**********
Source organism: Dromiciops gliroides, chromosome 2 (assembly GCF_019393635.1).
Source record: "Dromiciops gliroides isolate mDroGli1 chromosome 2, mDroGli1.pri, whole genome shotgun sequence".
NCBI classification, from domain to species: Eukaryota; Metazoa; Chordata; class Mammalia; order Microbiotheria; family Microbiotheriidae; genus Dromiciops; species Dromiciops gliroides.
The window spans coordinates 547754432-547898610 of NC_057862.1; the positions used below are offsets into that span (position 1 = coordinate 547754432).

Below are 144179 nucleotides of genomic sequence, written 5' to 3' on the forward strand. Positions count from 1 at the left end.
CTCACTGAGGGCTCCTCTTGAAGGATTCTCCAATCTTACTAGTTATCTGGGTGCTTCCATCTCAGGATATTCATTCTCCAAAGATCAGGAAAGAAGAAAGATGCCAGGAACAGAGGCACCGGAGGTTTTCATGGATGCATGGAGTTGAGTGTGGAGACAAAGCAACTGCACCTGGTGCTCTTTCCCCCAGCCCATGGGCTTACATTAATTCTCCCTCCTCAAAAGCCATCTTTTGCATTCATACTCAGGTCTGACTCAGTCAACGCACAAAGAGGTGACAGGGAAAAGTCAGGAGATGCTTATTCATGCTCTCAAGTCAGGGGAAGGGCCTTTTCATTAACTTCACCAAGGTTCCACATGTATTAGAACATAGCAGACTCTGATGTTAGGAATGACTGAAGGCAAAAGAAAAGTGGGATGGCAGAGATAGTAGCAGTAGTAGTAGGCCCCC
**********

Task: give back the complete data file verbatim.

Source organism: Dromiciops gliroides, chromosome 2 (assembly GCF_019393635.1).
Source record: "Dromiciops gliroides isolate mDroGli1 chromosome 2, mDroGli1.pri, whole genome shotgun sequence".
NCBI classification, from domain to species: Eukaryota; Metazoa; Chordata; class Mammalia; order Microbiotheria; family Microbiotheriidae; genus Dromiciops; species Dromiciops gliroides.
The window spans coordinates 547754432-547898610 of NC_057862.1; the positions used below are offsets into that span (position 1 = coordinate 547754432).

Below are 144179 nucleotides of genomic sequence, written 5' to 3' on the forward strand. Positions count from 1 at the left end.
CTCACTGAGGGCTCCTCTTGAAGGATTCTCCAATCTTACTAGTTATCTGGGTGCTTCCATCTCAGGATATTCATTCTCCAAAGATCAGGAAAGAAGAAAGATGCCAGGAACAGAGGCACCGGAGGTTTTCATGGATGCATGGAGTTGAGTGTGGAGACAAAGCAACTGCACCTGGTGCTCTTTCCCCCAGCCCATGGGCTTACATTAATTCTCCCTCCTCAAAAGCCATCTTTTGCATTCATACTCAGGTCTGACTCAGTCAACGCACAAAGAGGTGACAGGGAAAAGTCAGGAGATGCTTATTCATGCTCTCAAGTCAGGGGAAGGGCCTTTTCATTAACTTCACCAAGGTTCCACATGTATTAGAACATAGCAGACTCTGATGTTAGGAATGACTGAAGGCAAAAGAAAAGTGGGATGGCAGAGATAGTAGCAGTAGTAGTAGGCCCCC